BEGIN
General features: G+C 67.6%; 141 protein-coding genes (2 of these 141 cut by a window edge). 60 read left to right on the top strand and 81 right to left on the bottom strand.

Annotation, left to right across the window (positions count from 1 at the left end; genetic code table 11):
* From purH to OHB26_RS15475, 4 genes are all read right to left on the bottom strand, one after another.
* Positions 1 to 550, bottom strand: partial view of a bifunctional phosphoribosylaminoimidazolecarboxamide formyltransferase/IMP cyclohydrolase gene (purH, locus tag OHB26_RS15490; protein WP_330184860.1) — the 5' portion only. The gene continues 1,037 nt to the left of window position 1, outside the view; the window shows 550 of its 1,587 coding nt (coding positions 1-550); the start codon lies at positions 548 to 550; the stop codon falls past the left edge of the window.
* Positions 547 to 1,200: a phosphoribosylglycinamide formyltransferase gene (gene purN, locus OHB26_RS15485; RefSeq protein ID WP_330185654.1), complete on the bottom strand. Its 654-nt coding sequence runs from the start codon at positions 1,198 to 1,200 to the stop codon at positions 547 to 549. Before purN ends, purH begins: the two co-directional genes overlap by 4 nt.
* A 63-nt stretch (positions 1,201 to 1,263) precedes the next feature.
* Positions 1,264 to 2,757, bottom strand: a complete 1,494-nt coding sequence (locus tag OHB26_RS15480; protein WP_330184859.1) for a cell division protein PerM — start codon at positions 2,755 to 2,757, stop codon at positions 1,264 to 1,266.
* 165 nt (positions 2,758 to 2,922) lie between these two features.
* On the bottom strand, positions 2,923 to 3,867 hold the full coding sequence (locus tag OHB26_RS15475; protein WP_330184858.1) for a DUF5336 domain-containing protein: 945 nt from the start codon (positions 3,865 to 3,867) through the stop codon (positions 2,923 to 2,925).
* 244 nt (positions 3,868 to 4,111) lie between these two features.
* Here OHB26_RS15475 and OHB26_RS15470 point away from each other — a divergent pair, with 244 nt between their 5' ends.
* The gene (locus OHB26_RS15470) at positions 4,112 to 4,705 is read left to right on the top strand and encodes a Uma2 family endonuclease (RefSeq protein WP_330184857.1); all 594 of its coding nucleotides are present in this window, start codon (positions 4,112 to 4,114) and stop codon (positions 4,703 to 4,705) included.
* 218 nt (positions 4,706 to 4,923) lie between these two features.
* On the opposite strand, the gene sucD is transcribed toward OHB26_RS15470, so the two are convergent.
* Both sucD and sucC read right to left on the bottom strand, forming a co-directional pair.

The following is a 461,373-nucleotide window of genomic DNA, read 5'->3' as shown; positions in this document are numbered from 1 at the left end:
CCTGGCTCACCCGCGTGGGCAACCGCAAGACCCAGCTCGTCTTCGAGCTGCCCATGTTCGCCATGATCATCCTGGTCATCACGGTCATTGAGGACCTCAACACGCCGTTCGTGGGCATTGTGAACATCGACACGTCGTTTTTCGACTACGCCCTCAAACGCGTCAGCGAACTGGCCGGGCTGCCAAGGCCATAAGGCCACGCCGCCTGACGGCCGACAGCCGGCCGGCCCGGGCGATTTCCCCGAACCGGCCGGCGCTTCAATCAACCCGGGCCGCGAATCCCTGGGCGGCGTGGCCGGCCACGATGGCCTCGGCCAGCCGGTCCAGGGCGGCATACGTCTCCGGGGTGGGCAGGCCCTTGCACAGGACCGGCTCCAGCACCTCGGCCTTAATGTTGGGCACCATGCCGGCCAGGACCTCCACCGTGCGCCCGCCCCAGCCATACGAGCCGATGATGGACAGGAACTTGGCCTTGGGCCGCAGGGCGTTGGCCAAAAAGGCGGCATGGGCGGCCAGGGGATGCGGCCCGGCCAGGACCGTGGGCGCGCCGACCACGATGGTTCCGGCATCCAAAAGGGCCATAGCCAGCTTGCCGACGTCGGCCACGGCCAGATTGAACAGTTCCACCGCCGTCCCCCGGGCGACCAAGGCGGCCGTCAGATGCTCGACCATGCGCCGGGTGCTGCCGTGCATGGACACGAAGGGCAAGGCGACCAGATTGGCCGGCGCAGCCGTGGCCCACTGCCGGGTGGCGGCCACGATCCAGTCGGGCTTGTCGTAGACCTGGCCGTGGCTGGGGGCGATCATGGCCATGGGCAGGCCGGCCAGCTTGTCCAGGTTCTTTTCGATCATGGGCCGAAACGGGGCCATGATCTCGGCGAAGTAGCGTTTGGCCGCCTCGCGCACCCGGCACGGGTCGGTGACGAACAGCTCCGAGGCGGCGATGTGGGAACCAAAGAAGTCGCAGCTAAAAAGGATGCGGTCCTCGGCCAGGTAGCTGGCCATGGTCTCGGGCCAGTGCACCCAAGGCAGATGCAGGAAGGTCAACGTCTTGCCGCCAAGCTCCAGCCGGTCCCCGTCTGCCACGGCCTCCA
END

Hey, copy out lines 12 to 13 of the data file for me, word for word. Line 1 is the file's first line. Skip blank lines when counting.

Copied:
* The gene (locus OHB26_RS15470) at positions 4,112 to 4,705 is read left to right on the top strand and encodes a Uma2 family endonuclease (RefSeq protein WP_330184857.1); all 594 of its coding nucleotides are present in this window, start codon (positions 4,112 to 4,114) and stop codon (positions 4,703 to 4,705) included.
* 218 nt (positions 4,706 to 4,923) lie between these two features.